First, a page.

I’ve realized I may not have done the best job explaining exactly what I meant by “what makes me me” yesterday. So if you didn’t read that, please do. I attempt to clarify how I think that study relates to me here as well.
I can’t seem to access the full article now, but what I remember is that the study (referenced here again) looked at fertility of women over a year and found that higher levels of alpha-amylase, the enzyme that is released under acute stress, reduced fertility over a period of the first month, but over the course of a year of trying to conceive those values had no influence. What’s interesting is that ‘infertility’ is defined as inability to conceive after a year, not just a few months. It seems then that yes, this enzyme would be effective in delaying conception, but statistically not for what the medical community defines as infertility. I wonder though, if someone is under extreme acute stress for an extended period of time (unlikely but still possible), would fertility be compromised? The article didn’t address that.
Cortisol levels were also measured, which is more of a measurement of how your body is trying to sooth itself basically. More cortisol would maybe mean that you have experienced a lot of stress and your body is trying to recuperate. This study found that higher levels of cortisol actually related to higher fertility, which is totally confusing. So short term, acute stress is bad, but long term stress seems to be good? Mixed messages much?
In life in general, I don’t buy that stress is entirely bad. Stress makes us do extraordinary things. Perhaps I wouldn’t have worked as hard as I could on that project if I didn’t fear about turning in a bad version, maybe I would never have received that fellowship if I hadn’t “stressed” to get the application turned in on time, and we stressed to make the money/time commitments work to see our families when it otherwise wouldn’t have been possible. Stress makes fathers provide for their families (how many young dads stress about finding jobs once they have children?) and it helps mothers feed their babies when they’re crying (which produces stress).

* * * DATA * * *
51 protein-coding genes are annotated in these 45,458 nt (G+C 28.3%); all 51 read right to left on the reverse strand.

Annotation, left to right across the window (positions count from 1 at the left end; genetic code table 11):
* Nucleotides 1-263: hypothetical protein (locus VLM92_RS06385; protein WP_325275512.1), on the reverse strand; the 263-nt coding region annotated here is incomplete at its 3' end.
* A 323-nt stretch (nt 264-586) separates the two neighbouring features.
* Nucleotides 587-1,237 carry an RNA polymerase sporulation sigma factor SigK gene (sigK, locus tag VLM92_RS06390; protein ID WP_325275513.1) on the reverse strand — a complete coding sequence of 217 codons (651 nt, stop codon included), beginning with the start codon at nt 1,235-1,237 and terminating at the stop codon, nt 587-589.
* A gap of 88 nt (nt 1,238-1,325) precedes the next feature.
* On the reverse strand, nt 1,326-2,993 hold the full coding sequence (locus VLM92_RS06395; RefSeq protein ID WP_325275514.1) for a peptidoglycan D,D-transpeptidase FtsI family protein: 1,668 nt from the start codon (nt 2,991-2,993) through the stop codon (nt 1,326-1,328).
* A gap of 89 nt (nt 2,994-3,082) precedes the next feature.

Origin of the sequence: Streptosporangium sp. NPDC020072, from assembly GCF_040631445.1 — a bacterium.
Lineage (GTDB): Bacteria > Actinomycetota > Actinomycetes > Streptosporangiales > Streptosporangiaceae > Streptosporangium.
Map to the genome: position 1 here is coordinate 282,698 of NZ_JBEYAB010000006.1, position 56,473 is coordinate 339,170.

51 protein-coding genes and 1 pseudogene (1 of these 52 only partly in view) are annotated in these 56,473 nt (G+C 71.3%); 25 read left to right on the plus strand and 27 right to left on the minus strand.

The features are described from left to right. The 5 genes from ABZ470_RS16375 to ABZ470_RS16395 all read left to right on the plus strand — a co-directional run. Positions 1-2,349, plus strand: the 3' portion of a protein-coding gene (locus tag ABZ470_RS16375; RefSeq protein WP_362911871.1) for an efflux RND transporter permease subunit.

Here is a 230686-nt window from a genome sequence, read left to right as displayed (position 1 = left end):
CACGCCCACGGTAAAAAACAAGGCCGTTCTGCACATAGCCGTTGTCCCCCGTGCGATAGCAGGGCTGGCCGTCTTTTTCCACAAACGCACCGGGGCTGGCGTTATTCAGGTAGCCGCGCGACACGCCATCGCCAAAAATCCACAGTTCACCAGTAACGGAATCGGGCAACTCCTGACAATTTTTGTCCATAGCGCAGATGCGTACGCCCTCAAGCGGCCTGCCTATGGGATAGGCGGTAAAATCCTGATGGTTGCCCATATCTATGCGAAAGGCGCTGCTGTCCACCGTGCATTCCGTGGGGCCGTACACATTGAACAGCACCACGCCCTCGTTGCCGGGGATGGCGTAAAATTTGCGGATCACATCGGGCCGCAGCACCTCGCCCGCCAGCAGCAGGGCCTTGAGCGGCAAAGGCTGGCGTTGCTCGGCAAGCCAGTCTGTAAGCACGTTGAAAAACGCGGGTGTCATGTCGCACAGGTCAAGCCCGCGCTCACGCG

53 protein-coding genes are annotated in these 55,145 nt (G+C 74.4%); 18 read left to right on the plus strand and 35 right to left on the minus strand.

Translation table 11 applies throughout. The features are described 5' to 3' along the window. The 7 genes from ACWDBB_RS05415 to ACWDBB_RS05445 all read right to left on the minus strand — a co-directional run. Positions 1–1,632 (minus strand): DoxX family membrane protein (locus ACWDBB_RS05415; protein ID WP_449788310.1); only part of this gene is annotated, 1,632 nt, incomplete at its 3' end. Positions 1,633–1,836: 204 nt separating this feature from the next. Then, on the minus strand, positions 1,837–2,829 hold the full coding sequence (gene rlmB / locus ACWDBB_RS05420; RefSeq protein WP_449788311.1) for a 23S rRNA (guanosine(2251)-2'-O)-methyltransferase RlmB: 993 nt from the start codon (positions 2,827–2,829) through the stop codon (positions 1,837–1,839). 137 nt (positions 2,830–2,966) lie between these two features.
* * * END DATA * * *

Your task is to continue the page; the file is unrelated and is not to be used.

What I thought was interesting about the article is the difference between involuntary vs. voluntary stress. Voluntary stress to me is more related to your situation: having a stressful job, being in grad-school, being in financial/martial stress, etc. Those are stresses that aren’t guaranteed to be constant forever and have the potential to change (although you made very well need to stay in those situations for the time being – this says nothing to the immediacy that they can be remedied) and are related to cortisol levels. Involuntary stress is how your body naturally responds to stress, more along the lines of how we have designated “Type A” and “Type B” people. There are people (like my husband) that it just takes forever to get them stressed out. Then there’s me, where it seems like I have an automatic response button or as my dad puts it a “sense of urgency”.
This is why I think the part about the alpha-amylase enzyme via acute stress was what I was referring to yesterday. It’s really interesting because your “fight or flight” mechanism really seems to be something that’s hard to control, its just automatic (hence, fight or flight). I know whenever I get in a conflict or tense situation (for example, when I am asked a Catholic theology question by my evangelical family member at a family gathering), or even right when I’m about to do any public speaking, my heart starts beating so fast, I get hot, and I feel like I’m either going to choke or throw-up. I literally have to practice what I’m going to say until I have it memorized because my brain will cease to function from nervousness! I have absolutely no control over that and its been with me my whole life. Of course its debilitating in other ways (its really hard for me to give an improvised talk because of this) but I’ve learned what I need to do and considering I still have to give talks on a regular basis, I know I have improved. But it will still never be ‘easy’ for me.
Seeing that that could be linked to not getting pregnant, well what’s a girl to do? Beat myself up more? These situations will always happen in my life, even if I limit them. I know breathing exercises and centering my thoughts and focus through prayer has helped calm it down, but that heart beating thing in a sudden situation just happens anyway. I’ve learned the best I can do when it happens is to just keep breathing and speak calmly. It seems like you could limit a stressful lifestyle, but could you erase that immediate response mechanism? This is what I mean by I am who I am. It seems to me that some people are geared like that and others aren’t. I look at my husband and he doesn’t even know what I’m describing when I tell him what happens to me!
But he has lived with me for 2 years and known me for the 2 years prior and has seen my natural responses and I guess knows me well enough to realize that this really isn’t something that I can just ‘turn off’. And I love him for expressing to me that even if we never have kids because of it, he still loves me for it.
Anyways, I’m certain I can’t be the only sub/infertile blogger that has these issues…